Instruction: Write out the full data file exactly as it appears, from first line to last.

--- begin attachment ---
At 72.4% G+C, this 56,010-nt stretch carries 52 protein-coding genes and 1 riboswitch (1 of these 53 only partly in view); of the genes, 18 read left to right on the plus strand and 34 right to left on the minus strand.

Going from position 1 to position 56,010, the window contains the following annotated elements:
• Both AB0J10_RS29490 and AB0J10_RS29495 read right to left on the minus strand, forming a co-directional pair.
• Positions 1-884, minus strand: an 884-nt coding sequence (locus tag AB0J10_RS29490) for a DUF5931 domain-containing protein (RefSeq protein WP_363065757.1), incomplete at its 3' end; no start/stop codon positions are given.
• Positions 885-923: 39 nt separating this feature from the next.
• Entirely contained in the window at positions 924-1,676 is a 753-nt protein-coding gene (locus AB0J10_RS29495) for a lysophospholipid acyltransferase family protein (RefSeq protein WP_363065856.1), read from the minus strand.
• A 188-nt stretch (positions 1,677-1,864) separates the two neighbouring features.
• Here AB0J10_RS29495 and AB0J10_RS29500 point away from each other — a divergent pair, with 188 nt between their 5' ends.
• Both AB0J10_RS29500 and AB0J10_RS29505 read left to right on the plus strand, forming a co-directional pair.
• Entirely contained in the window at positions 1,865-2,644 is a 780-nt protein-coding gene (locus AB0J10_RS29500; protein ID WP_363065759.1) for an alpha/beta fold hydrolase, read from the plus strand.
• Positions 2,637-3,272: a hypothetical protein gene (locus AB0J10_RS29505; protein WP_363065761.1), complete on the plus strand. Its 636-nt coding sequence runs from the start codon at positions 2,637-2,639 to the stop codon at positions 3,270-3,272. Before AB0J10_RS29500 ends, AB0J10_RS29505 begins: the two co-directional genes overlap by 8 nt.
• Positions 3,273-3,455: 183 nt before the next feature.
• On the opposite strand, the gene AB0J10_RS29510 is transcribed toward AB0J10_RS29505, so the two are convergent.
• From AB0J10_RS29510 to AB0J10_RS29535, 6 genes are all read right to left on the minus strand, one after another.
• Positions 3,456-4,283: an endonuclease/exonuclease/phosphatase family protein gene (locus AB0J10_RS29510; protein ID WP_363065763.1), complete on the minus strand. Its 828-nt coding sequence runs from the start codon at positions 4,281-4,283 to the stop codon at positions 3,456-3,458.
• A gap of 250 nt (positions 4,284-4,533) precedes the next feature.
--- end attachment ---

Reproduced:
At 72.4% G+C, this 56,010-nt stretch carries 52 protein-coding genes and 1 riboswitch (1 of these 53 only partly in view); of the genes, 18 read left to right on the plus strand and 34 right to left on the minus strand.

Going from position 1 to position 56,010, the window contains the following annotated elements:
• Both AB0J10_RS29490 and AB0J10_RS29495 read right to left on the minus strand, forming a co-directional pair.
• Positions 1-884, minus strand: an 884-nt coding sequence (locus tag AB0J10_RS29490) for a DUF5931 domain-containing protein (RefSeq protein WP_363065757.1), incomplete at its 3' end; no start/stop codon positions are given.
• Positions 885-923: 39 nt separating this feature from the next.
• Entirely contained in the window at positions 924-1,676 is a 753-nt protein-coding gene (locus AB0J10_RS29495) for a lysophospholipid acyltransferase family protein (RefSeq protein WP_363065856.1), read from the minus strand.
• A 188-nt stretch (positions 1,677-1,864) separates the two neighbouring features.
• Here AB0J10_RS29495 and AB0J10_RS29500 point away from each other — a divergent pair, with 188 nt between their 5' ends.
• Both AB0J10_RS29500 and AB0J10_RS29505 read left to right on the plus strand, forming a co-directional pair.
• Entirely contained in the window at positions 1,865-2,644 is a 780-nt protein-coding gene (locus AB0J10_RS29500; protein ID WP_363065759.1) for an alpha/beta fold hydrolase, read from the plus strand.
• Positions 2,637-3,272: a hypothetical protein gene (locus AB0J10_RS29505; protein WP_363065761.1), complete on the plus strand. Its 636-nt coding sequence runs from the start codon at positions 2,637-2,639 to the stop codon at positions 3,270-3,272. Before AB0J10_RS29500 ends, AB0J10_RS29505 begins: the two co-directional genes overlap by 8 nt.
• Positions 3,273-3,455: 183 nt before the next feature.
• On the opposite strand, the gene AB0J10_RS29510 is transcribed toward AB0J10_RS29505, so the two are convergent.
• From AB0J10_RS29510 to AB0J10_RS29535, 6 genes are all read right to left on the minus strand, one after another.
• Positions 3,456-4,283: an endonuclease/exonuclease/phosphatase family protein gene (locus AB0J10_RS29510; protein ID WP_363065763.1), complete on the minus strand. Its 828-nt coding sequence runs from the start codon at positions 4,281-4,283 to the stop codon at positions 3,456-3,458.
• A gap of 250 nt (positions 4,284-4,533) precedes the next feature.